Prague's Baroque Old Town Square is alive with street performers,...

Prague's Baroque Old Town Square is alive with street performers, horse-drawn carriages and even Segways. Credit: Dominic Arizona Bonuccelli

In the heart of the Czech Republic, Prague is “the golden city of a hundred spires.” This vibrant Baroque capital escaped the worst bombing of World War II, so it remains one of Europe’s best-preserved cities. It’s the ideal springboard for travelers new to Eastern Europe — an accessible city with a story to tell and plenty to experience. When I need a break from history-heavy sightseeing, I stroll through its local markets, enjoy an outdoor concert, sip a Czech brew on a vista terrace or take a leisurely paddleboat ride on the Vltava River.

Treasures of the Old Town

The Old Town Square is my favorite place to start exploring Prague’s treasures. The vast square is ringed with colorful buildings; dotted with Baroque towers, steeples and statues; and alive with people. Horse-drawn carriages and Segways zip through constantly — a reminder that Prague is as much a city of yesterday as a city of today. At the top of the hour, locals gather around the towering astronomical clock to see a mechanical show of moving figures.

Explore the nearby open-air Havelska Market, a thriving hotbed of traditional-though-touristy Czech culture. Here you can browse for handicrafts, including fun “kitchen witch” marionettes for good luck. It’s also an inviting place to enjoy a healthy snack and connect with a local farmer.

At the head of the Old Town is the majestic Charles Bridge, lined with 17th and 18th century statues. Under communism, this pedestrian-only bridge crossing the Vltava River was quiet, its big Gothic towers and statues of saints coated in black soot. Today it’s a celebration of life, with a festival of artists and musicians all along its length.

A castle with a view

Another idyllic setting for an afternoon serenade is at Prague Castle, overlooking the river. There’s a tremendous city view and entertaining bands that play regularly at the gate. My favorite group is the Prague Castle Orchestra, headed by the friendly, mustachioed Josef. Prague booms with live and inexpensive classical music, jazz and theater. Be sure to catch a performance, whether on the street or at the famed Opera House.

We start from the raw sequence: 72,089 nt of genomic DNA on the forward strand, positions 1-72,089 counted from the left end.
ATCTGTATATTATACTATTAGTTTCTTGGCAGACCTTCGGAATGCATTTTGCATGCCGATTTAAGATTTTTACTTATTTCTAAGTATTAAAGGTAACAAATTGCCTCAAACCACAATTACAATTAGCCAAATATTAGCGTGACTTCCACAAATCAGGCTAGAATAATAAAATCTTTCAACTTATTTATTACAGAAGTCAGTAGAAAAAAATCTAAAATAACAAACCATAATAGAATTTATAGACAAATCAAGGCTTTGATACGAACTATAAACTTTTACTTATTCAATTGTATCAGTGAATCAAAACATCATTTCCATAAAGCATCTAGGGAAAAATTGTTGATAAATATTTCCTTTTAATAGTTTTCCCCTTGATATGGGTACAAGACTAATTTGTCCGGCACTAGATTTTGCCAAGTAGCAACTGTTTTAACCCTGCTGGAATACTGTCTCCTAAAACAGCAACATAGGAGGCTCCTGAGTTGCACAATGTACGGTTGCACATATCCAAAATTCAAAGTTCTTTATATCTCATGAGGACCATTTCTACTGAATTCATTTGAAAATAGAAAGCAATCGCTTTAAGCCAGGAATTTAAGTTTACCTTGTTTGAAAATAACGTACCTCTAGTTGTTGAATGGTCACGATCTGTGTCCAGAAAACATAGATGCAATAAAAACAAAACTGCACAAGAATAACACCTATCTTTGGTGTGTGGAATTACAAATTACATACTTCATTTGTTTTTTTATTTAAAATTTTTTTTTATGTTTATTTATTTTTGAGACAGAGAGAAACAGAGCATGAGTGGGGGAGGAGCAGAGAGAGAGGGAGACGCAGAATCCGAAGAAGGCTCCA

After taking in the sights, sounds, smells and tastes of a walk through Prague, consider a scenic tour from the water by renting a rowboat or paddleboat on the Vltava River. Float at your own pace among the swans and watch local lovers cruise by in their own boats.

Around sunset, the evening light is warm and the colors are rich. It’s the perfect time to grab a drink at the rooftop terrace at Hotel u Prince, overlooking the Old Town Square. While touristy, it offers the best views in town and refreshing Czech brews. Czechs are among the world’s most enthusiastic beer (“pivo”) drinkers, so whether you’re in a “restaurace” (restaurant), “hostinec” (pub) or “hospoda” (bar) — a beer will land on your table upon the slightest hint to the waiter. “Na Zdravi” (Cheers).

Memorable dining experiences

What you’d pay for a basic meal in Vienna or Munich will get you a memorable dining experience in Prague. From traditional, dark Czech beer halls, to elegant Art Nouveau dining rooms, to hip cafes, you won’t go hungry with stick-to-your-ribs Eastern European fare: goulash, dumplings, potatoes and lots of meat.

After a hearty Czech meal, I enjoy an amusing Prague tradition called Black Light Theater. Neon-clad acrobats dance and contort around the stage, creating optical illusions against a black backdrop. Although aficionados lament that it’s becoming a cheesy variety show, it’s still an unusual theater experience that many enjoy.

Prague’s seamless marriage of Old-World charm and modern urban bustle makes it ideal for experiences beyond the typical sightseeing routine. With music spilling into the streets, colorful farmers’ markets and animated pubs, it’s a city thriving with visitors and locals inviting you to join in.


SLEEPINGBrewery Hotel u Medvidku offers comfortable renovated rooms in a rustic, medieval shell with dark wood furniture (moderate, Hotel Metamorphis rents bright, spacious rooms in a former 12th century hostel (splurge,

EATINGHotel u Prince’s rooftop terrace is touristy, but it boasts spectacular views of Prague and offers an international menu (Staromestske Namesti 29, call 224-213-807). Pivovarsky Dum (“The Brewhouse”) is popular with locals for its variety of fresh beers, fine classic Czech dishes and an inviting interior (Lipova 15, call 296-216-666).

GETTING AROUND You can walk nearly everywhere in Prague, but it’s worth figuring out the public transportation system. The Metro is slick, the trams fun and the taxis quick and easy.


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